The Development of a Turbulent Junction Vortex System (Data Bank Contribution)

[+] Author and Article Information
F. J. Pierce

Mechanical Engineering Department, Virginia Polytechnic Institute and State University, Blacksburg, VA 24061-0238

J. Shin

NASA-Lewis Research Center, Cleveland, OH 44135

J. Fluids Eng 114(4), 559-565 (Dec 01, 1992) (7 pages) doi:10.1115/1.2910068 History: Received June 05, 1990; Online May 23, 2008


The growth and development of a horseshoe vortex system in an incompressible, three-dimensional turbulent junction flow were investigated experimentally. A streamlined cylinder mounted with its axis normal to a flat surface was used to generate the junction vortex flow. The flow environment was characterized by a body Reynolds number of 183,000, based on the leading edge diameter of the streamlined cylinder. The study included surface flow visualizations, surface pressure measurements, and mean flow measurements of total pressure, static pressure, and velocity distributions in three planes around the base of the streamlined cylinder, and in two planes in the wake flow. Some characterizations of vortex properties based on the measured mean cross-flow velocity components are presented. The results show the presence of a single large, dominant vortex, with strong evidence of a very small corner vortex in the junction between the cylinder and the flat surface. The center of the dominant vortex drifts away from both the body and the flat surface as the flow develops along and downstream of the body. The growth and development of the core of the large, dominant vortex are documented.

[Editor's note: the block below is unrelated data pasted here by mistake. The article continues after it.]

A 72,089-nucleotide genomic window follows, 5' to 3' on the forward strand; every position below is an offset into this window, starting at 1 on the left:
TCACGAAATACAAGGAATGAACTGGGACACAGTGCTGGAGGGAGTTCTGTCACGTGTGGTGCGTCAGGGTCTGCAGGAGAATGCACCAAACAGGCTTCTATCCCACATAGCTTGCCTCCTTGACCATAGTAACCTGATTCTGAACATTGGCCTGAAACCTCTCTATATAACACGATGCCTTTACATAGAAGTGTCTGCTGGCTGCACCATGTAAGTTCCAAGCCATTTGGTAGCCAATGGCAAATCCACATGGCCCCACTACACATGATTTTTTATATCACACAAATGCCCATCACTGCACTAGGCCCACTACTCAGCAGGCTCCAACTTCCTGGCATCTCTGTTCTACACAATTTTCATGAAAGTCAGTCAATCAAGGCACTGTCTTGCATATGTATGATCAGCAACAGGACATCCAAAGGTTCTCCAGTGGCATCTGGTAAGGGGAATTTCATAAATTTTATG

Copyright © 1992 by The American Society of Mechanical Engineers
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